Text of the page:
“I think The Adult is about slowly gaining on yourself, slowly coming into a kind of self-knowledge, and realizing that these partial sightings and understandings will have to be enough. I think that’s like writing too.”
5. How does your identity shape your writing?
Whoever I am influences everything that I make. Where my self feels unified, where it feels discordant— in a book your feelings can be so many things. Your feelings can be animals and weather. Your whole personality can be a joke told by one of your characters. So I think that identity is a big shape in my writing, even if I don’t always know which one.
6. What is one book or piece of writing that you think deserves more recognition?
Bronwen Wallace’s short story collection People You’d Trust Your Life To.
7. What was the first book or piece of writing that had a profound impact on you?
Holes by Louis Sachar was the first proper novel I read and I didn’t think I’d ever read anything better.
8. What was an early experience where you learned you had power through your writing?
When I was six I wrote a poem about goblins and my mom acted as though it was incredible. So I learned early that by writing I had the power to really impress my mother. Which I love to do.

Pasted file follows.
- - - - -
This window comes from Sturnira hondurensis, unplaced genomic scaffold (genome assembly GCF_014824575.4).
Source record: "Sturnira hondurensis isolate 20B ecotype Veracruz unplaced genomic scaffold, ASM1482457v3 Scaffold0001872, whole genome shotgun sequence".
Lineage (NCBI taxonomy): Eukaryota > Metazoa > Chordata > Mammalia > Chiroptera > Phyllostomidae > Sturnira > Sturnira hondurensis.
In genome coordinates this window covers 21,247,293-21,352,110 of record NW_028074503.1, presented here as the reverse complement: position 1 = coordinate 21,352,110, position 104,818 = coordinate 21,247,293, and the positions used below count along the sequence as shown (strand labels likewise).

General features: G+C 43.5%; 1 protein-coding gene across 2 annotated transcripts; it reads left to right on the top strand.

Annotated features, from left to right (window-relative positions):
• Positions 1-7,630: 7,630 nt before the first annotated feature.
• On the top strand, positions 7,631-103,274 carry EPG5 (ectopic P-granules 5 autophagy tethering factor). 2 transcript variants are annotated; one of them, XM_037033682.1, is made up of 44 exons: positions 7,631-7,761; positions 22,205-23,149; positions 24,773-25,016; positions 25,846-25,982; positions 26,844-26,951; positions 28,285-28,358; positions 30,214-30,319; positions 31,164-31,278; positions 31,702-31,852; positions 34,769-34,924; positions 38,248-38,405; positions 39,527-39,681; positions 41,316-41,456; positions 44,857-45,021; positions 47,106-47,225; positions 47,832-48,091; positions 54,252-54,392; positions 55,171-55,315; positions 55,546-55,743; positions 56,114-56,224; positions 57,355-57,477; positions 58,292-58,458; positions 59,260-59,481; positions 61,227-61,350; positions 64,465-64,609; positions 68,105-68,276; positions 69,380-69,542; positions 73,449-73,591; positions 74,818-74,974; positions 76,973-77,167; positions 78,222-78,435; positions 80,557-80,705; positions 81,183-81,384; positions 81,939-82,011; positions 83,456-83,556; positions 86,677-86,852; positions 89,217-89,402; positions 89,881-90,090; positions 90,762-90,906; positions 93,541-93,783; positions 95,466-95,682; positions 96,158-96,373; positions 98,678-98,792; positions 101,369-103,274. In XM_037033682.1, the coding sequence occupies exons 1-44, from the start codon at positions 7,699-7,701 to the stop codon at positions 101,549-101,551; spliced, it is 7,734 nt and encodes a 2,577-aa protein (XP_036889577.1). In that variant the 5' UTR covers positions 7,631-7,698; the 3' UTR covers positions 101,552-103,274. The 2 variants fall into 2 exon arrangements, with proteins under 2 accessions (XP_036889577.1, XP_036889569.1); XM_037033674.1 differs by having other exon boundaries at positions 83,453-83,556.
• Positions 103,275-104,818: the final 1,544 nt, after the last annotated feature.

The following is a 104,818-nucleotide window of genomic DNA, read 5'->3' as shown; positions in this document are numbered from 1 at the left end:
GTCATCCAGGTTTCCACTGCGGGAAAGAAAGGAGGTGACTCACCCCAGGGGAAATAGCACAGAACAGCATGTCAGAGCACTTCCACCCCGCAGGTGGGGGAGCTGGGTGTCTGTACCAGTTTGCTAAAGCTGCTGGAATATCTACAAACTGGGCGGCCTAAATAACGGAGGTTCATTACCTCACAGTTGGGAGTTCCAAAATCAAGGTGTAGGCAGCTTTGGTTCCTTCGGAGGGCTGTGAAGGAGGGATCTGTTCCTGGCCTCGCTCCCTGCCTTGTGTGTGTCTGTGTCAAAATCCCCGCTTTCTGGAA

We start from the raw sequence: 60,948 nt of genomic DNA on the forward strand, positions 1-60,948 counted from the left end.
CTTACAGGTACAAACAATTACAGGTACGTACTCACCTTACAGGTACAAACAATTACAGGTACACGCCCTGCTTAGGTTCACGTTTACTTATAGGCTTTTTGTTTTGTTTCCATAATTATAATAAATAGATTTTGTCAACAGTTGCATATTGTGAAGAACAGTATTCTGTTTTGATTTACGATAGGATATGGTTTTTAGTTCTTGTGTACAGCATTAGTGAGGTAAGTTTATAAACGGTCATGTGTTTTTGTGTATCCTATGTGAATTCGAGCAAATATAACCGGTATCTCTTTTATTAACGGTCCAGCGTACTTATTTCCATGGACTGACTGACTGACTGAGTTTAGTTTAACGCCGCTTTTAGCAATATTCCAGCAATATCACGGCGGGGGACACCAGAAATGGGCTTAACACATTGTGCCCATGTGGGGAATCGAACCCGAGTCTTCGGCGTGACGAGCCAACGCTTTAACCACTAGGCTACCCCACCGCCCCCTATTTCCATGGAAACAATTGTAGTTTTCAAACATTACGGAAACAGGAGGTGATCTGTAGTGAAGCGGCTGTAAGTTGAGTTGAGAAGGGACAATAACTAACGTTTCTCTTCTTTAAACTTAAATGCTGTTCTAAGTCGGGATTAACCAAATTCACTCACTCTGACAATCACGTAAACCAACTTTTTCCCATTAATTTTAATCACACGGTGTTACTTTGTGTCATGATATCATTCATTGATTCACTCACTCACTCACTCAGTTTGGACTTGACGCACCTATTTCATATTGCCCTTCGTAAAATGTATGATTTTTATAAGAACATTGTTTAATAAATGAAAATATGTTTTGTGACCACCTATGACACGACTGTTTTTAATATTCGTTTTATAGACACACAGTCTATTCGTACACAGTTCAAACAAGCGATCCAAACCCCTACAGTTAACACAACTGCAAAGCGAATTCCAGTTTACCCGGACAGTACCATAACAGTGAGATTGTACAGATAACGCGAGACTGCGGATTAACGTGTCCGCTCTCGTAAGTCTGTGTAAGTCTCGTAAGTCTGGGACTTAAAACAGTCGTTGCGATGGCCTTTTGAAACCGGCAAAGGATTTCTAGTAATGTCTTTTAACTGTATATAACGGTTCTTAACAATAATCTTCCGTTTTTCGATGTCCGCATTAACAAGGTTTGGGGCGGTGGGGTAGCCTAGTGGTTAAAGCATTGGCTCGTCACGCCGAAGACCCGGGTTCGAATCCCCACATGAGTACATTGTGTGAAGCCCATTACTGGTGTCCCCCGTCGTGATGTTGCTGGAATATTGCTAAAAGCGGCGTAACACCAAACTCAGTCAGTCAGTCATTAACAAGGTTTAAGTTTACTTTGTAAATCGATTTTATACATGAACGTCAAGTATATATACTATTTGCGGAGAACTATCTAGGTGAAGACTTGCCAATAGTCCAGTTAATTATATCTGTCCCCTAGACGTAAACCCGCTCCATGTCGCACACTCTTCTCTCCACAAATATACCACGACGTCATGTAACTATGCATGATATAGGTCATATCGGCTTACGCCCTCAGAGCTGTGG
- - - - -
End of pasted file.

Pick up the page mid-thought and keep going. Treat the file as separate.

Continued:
“In a book your feelings can be so many things. Your feelings can be animals and weather. Your whole personality can be a joke told by one of your characters. So I think that identity is a big shape in my writing, even if I don’t always know which one.“
9. What is the most daring thing you’ve put into words?
A text where I asked my wife to our high school dance.
10. What advice do you have for young writers?
I sometimes underestimate how hard I have to think to write well. But you have to think really, really hard.
Bronwyn Fischer is a graduate of the University of Guelph’s MFA program in creative writing. She also holds a BA from the University of Toronto. She was born in Bahrain and now lives in Toronto with her wife, Emma.
The PEN Ten Interview Series
In a way, the structure of the novel reflects one of its primary themes: the desire to break away from one’s family, and the bonds that invariably pull one back.
This book was my attempt to assure young Black girls that there are beautiful, resonant ways to live, to investigate love, and to celebrate themselves.